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Collection Treger / Saint Silvestre, Portugal

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until September 15, 2019

Curated by Antonia Gaeta, "Extravaganza" includes works by outsider artists including Anna Zemánková, Davood Koochaki, Eugene Von Bruenchenhein, Friedrich Schröder-Sonnenstern, Marilena Pelosi, Mose Ernest Tolliver, Miroslav Tichý, Giovanni Battista Podest and Pradeep Kumar.

Núcleo de Arte da Oliva Creative Factory
Rua da Fundição, 240, São João da Madeira, Portugal 3700-119
tsscollection.org

From TSS Press Release;

In the chronicle Celestial Emporium of Benevolent Knowledge, Jorge Luis Borges wrote about “a certain Chinese encyclopaedia” in which he catalogued species and different shapes in a random and subjective way. Every one of those shapes could assume a meaning or a substance created ad hoc for the situation that could basically be used for all things in the universe according to the level of interest and imagination of the readers. This apparent disorder or non-rigorous cataloguing made the coexistence of a great number of realities possible and found a place capable of welcoming objects and ideas.

In a simple exercise of comparison and analogy – conditio sine qua non for all sorts of intellectual production -, “that” Chinese encyclopaedia seemed to be the most suitable in order to explain the ideas that underlie and materialise in the exhibition Extravaganza.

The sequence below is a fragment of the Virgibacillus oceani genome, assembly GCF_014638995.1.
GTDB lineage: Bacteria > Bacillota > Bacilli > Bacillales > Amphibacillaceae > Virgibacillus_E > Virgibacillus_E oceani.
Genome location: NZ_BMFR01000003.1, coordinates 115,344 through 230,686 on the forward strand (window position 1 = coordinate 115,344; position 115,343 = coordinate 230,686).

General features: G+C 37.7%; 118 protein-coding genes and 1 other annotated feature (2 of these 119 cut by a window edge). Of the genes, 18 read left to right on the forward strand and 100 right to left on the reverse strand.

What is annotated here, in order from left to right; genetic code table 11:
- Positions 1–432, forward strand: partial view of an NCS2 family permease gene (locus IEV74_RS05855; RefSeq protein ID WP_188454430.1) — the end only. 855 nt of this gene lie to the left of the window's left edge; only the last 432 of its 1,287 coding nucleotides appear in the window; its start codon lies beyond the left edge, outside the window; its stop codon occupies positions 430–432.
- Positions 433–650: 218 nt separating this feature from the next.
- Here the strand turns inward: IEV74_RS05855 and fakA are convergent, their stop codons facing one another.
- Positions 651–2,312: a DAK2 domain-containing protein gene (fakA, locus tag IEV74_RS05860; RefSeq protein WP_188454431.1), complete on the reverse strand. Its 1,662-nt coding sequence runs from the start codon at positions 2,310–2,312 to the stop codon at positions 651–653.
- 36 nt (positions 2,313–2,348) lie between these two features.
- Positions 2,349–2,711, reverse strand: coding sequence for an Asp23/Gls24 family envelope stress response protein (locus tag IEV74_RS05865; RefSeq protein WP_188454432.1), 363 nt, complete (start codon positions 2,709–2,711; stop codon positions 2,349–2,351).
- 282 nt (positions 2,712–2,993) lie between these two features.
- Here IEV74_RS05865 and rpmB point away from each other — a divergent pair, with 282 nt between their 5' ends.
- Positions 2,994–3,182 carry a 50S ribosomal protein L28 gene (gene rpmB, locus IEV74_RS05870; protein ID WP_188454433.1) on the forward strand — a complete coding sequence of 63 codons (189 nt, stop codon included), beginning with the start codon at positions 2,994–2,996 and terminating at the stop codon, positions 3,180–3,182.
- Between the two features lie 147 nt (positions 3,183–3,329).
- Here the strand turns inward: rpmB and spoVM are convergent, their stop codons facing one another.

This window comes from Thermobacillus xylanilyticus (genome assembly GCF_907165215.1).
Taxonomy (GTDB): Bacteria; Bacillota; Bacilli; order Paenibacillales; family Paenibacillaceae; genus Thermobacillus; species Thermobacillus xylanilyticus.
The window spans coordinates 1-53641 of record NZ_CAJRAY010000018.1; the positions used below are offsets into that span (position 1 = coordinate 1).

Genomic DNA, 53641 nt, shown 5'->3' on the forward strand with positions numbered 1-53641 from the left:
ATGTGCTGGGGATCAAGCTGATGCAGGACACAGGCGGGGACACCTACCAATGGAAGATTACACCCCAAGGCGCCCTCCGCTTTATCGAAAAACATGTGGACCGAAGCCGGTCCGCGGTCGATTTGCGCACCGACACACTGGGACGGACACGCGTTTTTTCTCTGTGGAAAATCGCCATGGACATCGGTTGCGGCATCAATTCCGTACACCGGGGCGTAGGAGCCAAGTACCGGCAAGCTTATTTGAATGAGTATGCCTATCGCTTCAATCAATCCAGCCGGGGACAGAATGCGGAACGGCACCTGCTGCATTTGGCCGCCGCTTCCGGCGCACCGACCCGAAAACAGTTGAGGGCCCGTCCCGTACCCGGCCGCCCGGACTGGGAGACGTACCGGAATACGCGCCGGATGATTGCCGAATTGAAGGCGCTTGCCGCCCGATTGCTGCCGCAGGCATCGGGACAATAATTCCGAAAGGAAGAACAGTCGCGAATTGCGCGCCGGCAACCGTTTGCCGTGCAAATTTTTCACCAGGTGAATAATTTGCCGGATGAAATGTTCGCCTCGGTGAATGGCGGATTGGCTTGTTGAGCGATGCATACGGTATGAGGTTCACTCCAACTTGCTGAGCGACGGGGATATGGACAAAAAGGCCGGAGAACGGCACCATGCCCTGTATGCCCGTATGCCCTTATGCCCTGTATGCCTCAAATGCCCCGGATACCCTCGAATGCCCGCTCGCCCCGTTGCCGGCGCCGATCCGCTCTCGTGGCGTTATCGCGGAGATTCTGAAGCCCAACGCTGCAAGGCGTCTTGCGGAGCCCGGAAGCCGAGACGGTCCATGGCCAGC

A certain strangeness that is present in the artworks, the obsession with the obscene and nonsense, the refusal of logical rules, several etcetera (as Borges would say), the abstractions, the taste for the absurd, the chaos, the incongruence and all kinds of paradox, are assembled in an irreverent and discontinuous fashion, in an ingenious, ambiguous and redundant exhibition design, with several white walls.

A softly announced feeling of surprise surrounds the exhibition: the artworks don’t belong to the same genre or a specific geographical area, or even the same historical period. The artists are sometimes anonymous, unknown or working under pseudonyms. Almost illiterate, without artistic or literary training, they are, however, capable of bringing a great spiritual and creative emotion through drawings and portraits of never seen before landscapes, hard to catalogue physiognomies, the obsessive repetition mixed with autofiction and possibly the promise of another identity.

And here the artist’s biography helps contextualise and better understand – in case some find it necessary – the artworks: all of them, to a greater or lesser extent, had complex lives, irreparable losses, accidents, went through deprivations, were persecuted and cast aside, had multidimensional and extra-terrestrial experiences.

Through a creativity that is free from reason it is possible that they have found the access keys to the beyond and, perhaps, had the possibility to create other connections with body and mind. All these suppositions are possible, at least I like to think that.
However, what is favoured in Extravaganza is the pars destruens of the Treger/Saint Silvestre collection, in other words, the analysis of the relation between the idea of beauty and harmony that is done through a set of artworks whose common denominator is a non-linear speculative dynamic; an erratic or rapidly changing situation, unusual, bizarre. An extravagating that replaces ratio and norms with intuition and the visionary, that combines brilliance and revelry, dementia and insanity with contradictory and anomalous situations.